Showing posts with label abstract. Show all posts
Showing posts with label abstract. Show all posts


Gego — Gertrud Goldschmidt — Retrospective at the Guggenheim Museum in New York to Open on March 31, 2023

In this post, I write about going to the opening night of the Gego: Measuring Infinity exhibition at the Guggenheim Museum in New York City.
On Thursday night, I saw a new retrospective exhibition at the Guggenheim, the iconic Frank Lloyd Wright-designed museum building on Manhattan's Upper East Side. Two artists' had openings — Sarah Sze and the German-Venezuelan artist, Gego (Gertrud Goldschmidt).
Do you see it? I was drawn in by the small square
dangling in the left corner of one of Gego's
trippy geometrical pieces — on view at 
the Guggenheim Museum.
       Another example of Gego's geodistic fever dream —
       can you imagine being shrunk and navigating
       you way through this three-dimensional maze?

Gego's work spans decades and includes small-scale paintings from the '50s to trippy geometric mobiles from the '70s. I particularly liked her drawings without paper — such as a wire mashup that appears to be graph paper 📝 and a series of interconnected wires that, when you step back, look like spherical shapes strung together. Thanks to @rguimaraes100 for letting me know about his wife’s associate curatorial work — brava to Geaninne Gutiérrez-Guimarães. You curators do amazingly awesome work: e.g., putting together such an impressive exhibit that spans the Guggenheim's spiral.

#exhibit #guggenheim #art #show #gegomeasuringinfinity #guggenheim #curator
First image: Sphere; Second Image: Sphere; Third Image: From left, “Sin Título” (“Untitled”), 1977, bronze; “Siete Icosidodecaedros” (“Seven Icosidodecahedra”), 1977, steel and copper; “Sin Título,” 1977, bronze; and “Reticulárea Individual Nº 2” (“Individual Reticulárea No. 2”), 1969, steel, aluminum and iron. Credit...Karsten Moran for The New York Times


Painting: "Second Theme" by Burgoyne Diller

Burgoyne Diller, "Second Theme"


The 181st Street IRT Subway Station in New York City

A station entrance to the IRT Broadway line in New York City is accessible by a staircase.
The station entrance to the IRT Broadway Line in New York
At the 181st Street station on the number 1 local, I see a man humping the platform floor. Two ladies clad in business dress call the police. The police, on arriving at the primal scene inquire, "Sir, will you get the fuck up?"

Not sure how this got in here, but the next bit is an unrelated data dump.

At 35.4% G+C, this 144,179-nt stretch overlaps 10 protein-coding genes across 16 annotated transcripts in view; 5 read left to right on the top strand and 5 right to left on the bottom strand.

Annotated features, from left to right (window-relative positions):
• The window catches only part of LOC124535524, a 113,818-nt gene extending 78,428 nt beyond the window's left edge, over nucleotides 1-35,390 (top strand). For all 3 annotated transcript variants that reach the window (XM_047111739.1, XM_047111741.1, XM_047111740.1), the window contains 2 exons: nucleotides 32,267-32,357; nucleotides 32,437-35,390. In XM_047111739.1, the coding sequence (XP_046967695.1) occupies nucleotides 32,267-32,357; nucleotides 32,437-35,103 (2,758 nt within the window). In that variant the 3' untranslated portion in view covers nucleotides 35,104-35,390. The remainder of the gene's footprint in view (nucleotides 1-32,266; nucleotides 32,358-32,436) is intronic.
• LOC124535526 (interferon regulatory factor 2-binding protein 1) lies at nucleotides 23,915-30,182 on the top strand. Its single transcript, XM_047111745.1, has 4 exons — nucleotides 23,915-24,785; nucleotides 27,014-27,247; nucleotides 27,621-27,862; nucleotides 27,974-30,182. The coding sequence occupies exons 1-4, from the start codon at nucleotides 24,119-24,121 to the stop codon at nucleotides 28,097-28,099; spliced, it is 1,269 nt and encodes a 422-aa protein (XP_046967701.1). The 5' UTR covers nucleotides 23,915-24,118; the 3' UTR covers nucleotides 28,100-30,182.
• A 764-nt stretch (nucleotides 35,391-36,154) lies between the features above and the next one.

Detail of the New York City Subway Map
A flock of pigeons flies through the tunnel space. The police carry Onan away. More than one hundred feet below the surface of the street, flanêurs ascend and descend via one of four aesthetically displeasing metallic elevators, brought to life today only by the Dominican men who enter with me listing their accomplishments. “Can you believe it?” one asks. “No, to be honest, I can’t. That’s a brave man. That one. That’s a brave man.” The accomplishments are lost to me. All I know are the sounds. The pleasure in their voices was being.
     The elevator brings us to ground level; the men go quietly; we hurry out to the street. My destination is the Fort Washington Branch of the New York City Public Library. I want to write in a quiet space. To escape the noise. The factotum at the circulation desk points me to an especially quiet place in the back of the library. The patrons are a mix of young teens freshly evicted from the diurnal school duty and retired folks who read newspapers and mind their own business. The Fort Washington Library, like many of the libraries in New York, was a Carnegie gift. It is not my first visit to this particular branch. I remember my last visit here last summer. It is queer to have summer memories during winter. I remember the building that sits atop the tunnel entrance onto the George Washington Bridge. It reminds me of a battered housewife. The rumble of cars and trucks come to the surface of the street with a persistent violence. This is the ugliest building in all of Manhattan. I remember walking past it last summer, while shirtless boys on St. Nicholas Avenue played in the opened fire hydrant. Langston Hughes comes to mind. He was a flanêur of urban American streets. He wrote poetry about memories. About dreams. About IRT trains:
Sometimes a crumb falls
From the tables of joy
Sometimes a bone
Is flung
To some people
Love is given
To others
Only heaven.
Would you like to read more? Fetch Greig Roselli's book of essays, Things I Shouldn't Have Said (And Other Faux Pas) for more good writing, dammit.  

A Station Entrance to the 181st Street IRT Station on the New York City Subway Broadway Line


Poem: Another Kind Of Cave?

when it seems you have been cut out from
construction paper,
block speckled primary color green,
a carved-out human form,
when it seems as if identity has been placed on the shelving,
— fleshed-out and unread —
what, instead,
walks around in its place is the abstract me
with abstract legs and triangular feet,
a circle standing in for a noggin,
made by a bunch of kindergarten scholars,
a veritable platonic form,
that forgot about its meat on the shelf,
cautiously rotting
So I go and pick up my half-smelly carcass,
filed between a copy of
jane eyre and buddingbrooks,
and slap my self around a bit like a butcher with
a premium slice,
salve a healthy dose of vinegar to spicen up
my languishing corpuscles,
jimmy into my corpse once again as if it were a
union suit
nostalgically lined to my handsome rectangle;